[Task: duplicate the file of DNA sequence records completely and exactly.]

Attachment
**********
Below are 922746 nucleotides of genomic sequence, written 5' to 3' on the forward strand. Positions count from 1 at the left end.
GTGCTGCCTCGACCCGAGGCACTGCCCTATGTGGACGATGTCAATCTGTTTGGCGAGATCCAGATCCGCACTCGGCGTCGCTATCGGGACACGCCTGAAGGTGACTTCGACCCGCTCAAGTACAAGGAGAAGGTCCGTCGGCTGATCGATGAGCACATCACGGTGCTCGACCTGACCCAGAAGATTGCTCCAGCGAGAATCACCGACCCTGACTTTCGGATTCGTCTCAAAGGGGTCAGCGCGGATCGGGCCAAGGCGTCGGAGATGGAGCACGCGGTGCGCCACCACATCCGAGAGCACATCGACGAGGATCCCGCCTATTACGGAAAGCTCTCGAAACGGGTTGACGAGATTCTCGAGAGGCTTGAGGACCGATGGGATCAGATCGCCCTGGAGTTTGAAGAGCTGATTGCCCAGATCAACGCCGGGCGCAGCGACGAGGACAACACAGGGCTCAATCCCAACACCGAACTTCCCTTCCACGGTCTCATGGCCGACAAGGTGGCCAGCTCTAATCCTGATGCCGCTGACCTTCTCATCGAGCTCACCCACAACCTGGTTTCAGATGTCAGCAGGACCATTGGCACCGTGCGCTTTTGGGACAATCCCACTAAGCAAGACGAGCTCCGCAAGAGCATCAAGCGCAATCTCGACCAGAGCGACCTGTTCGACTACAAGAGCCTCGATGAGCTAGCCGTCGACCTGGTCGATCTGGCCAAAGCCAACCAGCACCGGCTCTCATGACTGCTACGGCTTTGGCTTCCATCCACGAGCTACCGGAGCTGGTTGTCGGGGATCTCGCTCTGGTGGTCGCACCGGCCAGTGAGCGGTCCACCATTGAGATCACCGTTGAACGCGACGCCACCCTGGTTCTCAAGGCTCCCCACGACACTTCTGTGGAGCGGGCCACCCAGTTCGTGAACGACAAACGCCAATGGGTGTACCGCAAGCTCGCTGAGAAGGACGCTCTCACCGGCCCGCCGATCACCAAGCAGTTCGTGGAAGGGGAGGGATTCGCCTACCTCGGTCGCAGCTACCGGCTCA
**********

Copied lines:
Below are 922746 nucleotides of genomic sequence, written 5' to 3' on the forward strand. Positions count from 1 at the left end.
GTGCTGCCTCGACCCGAGGCACTGCCCTATGTGGACGATGTCAATCTGTTTGGCGAGATCCAGATCCGCACTCGGCGTCGCTATCGGGACACGCCTGAAGGTGACTTCGACCCGCTCAAGTACAAGGAGAAGGTCCGTCGGCTGATCGATGAGCACATCACGGTGCTCGACCTGACCCAGAAGATTGCTCCAGCGAGAATCACCGACCCTGACTTTCGGATTCGTCTCAAAGGGGTCAGCGCGGATCGGGCCAAGGCGTCGGAGATGGAGCACGCGGTGCGCCACCACATCCGAGAGCACATCGACGAGGATCCCGCCTATTACGGAAAGCTCTCGAAACGGGTTGACGAGATTCTCGAGAGGCTTGAGGACCGATGGGATCAGATCGCCCTGGAGTTTGAAGAGCTGATTGCCCAGATCAACGCCGGGCGCAGCGACGAGGACAACACAGGGCTCAATCCCAACACCGAACTTCCCTTCCACGGTCTCATGGCCGACAAGGTGGCCAGCTCTAATCCTGATGCCGCTGACCTTCTCATCGAGCTCACCCACAACCTGGTTTCAGATGTCAGCAGGACCATTGGCACCGTGCGCTTTTGGGACAATCCCACTAAGCAAGACGAGCTCCGCAAGAGCATCAAGCGCAATCTCGACCAGAGCGACCTGTTCGACTACAAGAGCCTCGATGAGCTAGCCGTCGACCTGGTCGATCTGGCCAAAGCCAACCAGCACCGGCTCTCATGACTGCTACGGCTTTGGCTTCCATCCACGAGCTACCGGAGCTGGTTGTCGGGGATCTCGCTCTGGTGGTCGCACCGGCCAGTGAGCGGTCCACCATTGAGATCACCGTTGAACGCGACGCCACCCTGGTTCTCAAGGCTCCCCACGACACTTCTGTGGAGCGGGCCACCCAGTTCGTGAACGACAAACGCCAATGGGTGTACCGCAAGCTCGCTGAGAAGGACGCTCTCACCGGCCCGCCGATCACCAAGCAGTTCGTGGAAGGGGAGGGATTCGCCTACCTCGGTCGCAGCTACCGGCTCA